2. Provide cheap – but not necessarily nutritious – food.

3. Provide a material base for poor whites so they do not burden the state.

In other words, the system has been designed precisely to prevent Black women from owning land. It is not just about white farmers being rich. The system is also specifically designed to make Blacks poor, so they will work for the mines and cities at a cheap wage. It is not there to help us get land or to farm it. In my 12 years of farming I have found that my most expensive investment has been my time. To spend time off the land is depriving my land of the careful attention it needs to build an ecosystem. You don’t know what you don’t know. The thing that cost me the most was making mistakes and learning from them, as I restore the land from the damage of 350 years of commercial farming.

Small-scale farming the way forward

In terms of going forward, and assuming that we somehow manage to center women in the debate about land acquisition and do the job right, the most important thing that needs to happen is to introduce lots of small farmers. It has been demonstrated in the literature that small farmers are more productive per hectare than big ones. This conclusion has been well researched in many different countries over many decades. If we want to increase food production, the best thing we can do is actually to promote small farmers rather than excluding them from the system. Holding on to land surrounding the urban areas without farming it, with the intention of selling it for development at a later stage, should be outlawed. Use it or lose it.
In addition, most commercial farmers have areas of land which they don’t use. When you have lots of it you don’t value every hectare. Each one could give away 10% of it without finding themselves poorer. But they would have to understand that the centuries old policy of getting Blacks off the land except as cheap labour really is over. I am not sure commercial farmers are there yet.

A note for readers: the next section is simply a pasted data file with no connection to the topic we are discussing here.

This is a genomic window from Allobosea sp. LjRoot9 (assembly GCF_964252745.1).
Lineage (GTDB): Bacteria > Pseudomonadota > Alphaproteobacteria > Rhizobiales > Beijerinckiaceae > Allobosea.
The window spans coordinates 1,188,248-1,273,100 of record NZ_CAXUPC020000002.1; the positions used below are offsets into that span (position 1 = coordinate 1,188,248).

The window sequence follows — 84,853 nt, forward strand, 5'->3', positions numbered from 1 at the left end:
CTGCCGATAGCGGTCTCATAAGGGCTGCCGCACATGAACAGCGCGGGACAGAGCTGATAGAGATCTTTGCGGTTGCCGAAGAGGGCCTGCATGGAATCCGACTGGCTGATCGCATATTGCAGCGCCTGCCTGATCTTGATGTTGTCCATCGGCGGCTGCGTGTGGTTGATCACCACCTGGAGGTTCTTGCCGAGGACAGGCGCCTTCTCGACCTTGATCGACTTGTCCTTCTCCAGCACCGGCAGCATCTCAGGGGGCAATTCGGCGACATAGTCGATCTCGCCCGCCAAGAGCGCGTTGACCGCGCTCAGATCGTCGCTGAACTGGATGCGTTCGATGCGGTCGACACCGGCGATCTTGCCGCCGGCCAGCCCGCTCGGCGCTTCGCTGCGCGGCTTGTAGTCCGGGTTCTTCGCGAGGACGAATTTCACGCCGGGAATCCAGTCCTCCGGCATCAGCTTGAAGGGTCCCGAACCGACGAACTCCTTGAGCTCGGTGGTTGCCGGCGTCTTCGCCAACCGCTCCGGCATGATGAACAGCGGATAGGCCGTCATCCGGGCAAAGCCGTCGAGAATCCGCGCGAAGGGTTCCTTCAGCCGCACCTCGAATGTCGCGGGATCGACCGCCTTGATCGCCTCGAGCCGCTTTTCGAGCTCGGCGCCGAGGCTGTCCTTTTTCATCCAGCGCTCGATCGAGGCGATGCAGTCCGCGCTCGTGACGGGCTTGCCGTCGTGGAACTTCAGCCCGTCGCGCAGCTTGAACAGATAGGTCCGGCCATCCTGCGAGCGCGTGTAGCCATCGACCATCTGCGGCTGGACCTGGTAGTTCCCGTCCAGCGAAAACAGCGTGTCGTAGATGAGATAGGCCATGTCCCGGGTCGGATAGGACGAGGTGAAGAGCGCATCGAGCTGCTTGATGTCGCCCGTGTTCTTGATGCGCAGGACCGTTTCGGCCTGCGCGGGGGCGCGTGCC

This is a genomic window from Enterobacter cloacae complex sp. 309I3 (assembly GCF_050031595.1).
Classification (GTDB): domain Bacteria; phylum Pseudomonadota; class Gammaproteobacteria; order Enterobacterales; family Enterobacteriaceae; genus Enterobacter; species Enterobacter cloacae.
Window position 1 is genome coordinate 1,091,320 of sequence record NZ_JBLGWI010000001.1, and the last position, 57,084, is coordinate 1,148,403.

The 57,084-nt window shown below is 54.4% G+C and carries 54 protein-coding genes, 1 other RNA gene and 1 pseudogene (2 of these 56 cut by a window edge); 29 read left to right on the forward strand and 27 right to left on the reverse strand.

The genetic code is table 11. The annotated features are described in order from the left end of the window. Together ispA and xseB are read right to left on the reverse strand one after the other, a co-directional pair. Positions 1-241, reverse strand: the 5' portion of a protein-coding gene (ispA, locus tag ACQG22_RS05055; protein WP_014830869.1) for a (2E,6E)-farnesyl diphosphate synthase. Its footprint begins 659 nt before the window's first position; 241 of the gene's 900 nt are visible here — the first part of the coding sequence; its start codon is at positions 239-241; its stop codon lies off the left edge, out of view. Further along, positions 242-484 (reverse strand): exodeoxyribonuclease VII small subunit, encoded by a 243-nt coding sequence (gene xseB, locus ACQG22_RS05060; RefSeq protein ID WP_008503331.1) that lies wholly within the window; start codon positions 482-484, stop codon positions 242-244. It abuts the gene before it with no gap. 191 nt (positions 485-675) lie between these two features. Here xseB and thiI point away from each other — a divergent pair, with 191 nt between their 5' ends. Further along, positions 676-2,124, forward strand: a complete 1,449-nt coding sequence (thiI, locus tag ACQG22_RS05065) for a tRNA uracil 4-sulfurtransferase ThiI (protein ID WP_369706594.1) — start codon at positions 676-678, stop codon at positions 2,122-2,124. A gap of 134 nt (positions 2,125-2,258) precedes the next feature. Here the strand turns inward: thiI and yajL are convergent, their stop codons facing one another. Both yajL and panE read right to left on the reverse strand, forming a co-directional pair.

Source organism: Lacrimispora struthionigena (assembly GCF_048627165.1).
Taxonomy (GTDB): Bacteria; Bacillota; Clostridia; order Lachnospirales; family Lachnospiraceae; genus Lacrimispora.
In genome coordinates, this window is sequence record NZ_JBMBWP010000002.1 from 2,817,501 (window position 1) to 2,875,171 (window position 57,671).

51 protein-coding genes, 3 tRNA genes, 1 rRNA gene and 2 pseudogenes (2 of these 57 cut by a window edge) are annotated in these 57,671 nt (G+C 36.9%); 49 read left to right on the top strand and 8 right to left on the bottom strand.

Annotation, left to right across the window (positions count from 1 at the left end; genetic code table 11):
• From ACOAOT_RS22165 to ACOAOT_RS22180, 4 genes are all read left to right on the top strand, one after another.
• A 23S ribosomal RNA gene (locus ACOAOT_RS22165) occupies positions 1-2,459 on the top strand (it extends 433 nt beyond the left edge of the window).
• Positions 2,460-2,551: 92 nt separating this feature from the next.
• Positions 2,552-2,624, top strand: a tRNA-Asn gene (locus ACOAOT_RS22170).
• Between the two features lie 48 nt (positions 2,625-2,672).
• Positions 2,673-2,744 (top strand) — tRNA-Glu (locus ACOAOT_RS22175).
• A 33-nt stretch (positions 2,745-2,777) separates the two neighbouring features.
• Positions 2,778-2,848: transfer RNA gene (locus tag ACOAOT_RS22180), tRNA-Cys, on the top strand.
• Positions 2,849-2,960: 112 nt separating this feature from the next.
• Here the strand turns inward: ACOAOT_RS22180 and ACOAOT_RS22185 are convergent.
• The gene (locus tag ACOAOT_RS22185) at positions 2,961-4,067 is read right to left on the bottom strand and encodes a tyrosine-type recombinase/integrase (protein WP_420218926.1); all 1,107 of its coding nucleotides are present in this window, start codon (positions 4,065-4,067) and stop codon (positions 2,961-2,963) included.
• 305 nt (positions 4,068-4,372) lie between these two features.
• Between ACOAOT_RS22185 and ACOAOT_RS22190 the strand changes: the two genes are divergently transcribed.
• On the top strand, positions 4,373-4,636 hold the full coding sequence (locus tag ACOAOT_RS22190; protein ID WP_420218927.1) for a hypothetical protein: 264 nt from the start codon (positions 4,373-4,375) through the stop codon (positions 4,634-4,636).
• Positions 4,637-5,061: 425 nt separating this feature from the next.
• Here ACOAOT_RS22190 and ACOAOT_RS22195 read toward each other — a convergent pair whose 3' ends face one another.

Indigenous crops

The second thing which would have to be done is to cease planting crops from Europe. This land does not have enough water to irrigate them, while the chemicals they need to stay healthy (because they are not adapted to this place) are bad for the people who must consume the toxic food, but most of all for the farmworkers who are exposed. I am sure if a study were to be made of farmworkers you would find that rates of cancer are much higher than in the general population. Because they are the ones who have to spray the poisons.

Because of climate change it is becoming increasingly insane to be growing grapes in order to produce wine for Europe. Grapes, like peaches, apples, pears and cherries, need irrigation, but with a 30% drop in rainfall predicted over the coming decades and drought expected more frequently, this is simply not a sustainable system. Farming cannot grab all the water which is needed for the urban poor. Our other main crop, winter wheat, might not need water but it gets sprayed at least 11 times with toxic chemicals in order to produce a harvest, and the land is left bare and exposed over our hot summers. 350 years of doing this has left the land exhausted and infertile.

Commercial farmers respond to a situation created by bad farming by pouring more and more chemical fertilizers on the land, which drives up the price of food. Farmers need to change over to more climate-friendly crops like olives or indigenous fruits, which can happily weather a drought. My own farm is testimony to the fact that organic farming tends to out-produce chemical farming in a drought. This year I harvested pumpkins, olives, almonds and roses, as well as all the indigenous herbs I needed to run a small agro-processing business. Sustainability is important because it is not about how well you do in a good year, but how you survive a bad year. Small scale organic farming is the only way to provide climate justice and a sustainable food supply.

Yvette Abrahams is an economic historian, organic farmer and soapmaker who commits to testing theory in practice until she gets it right.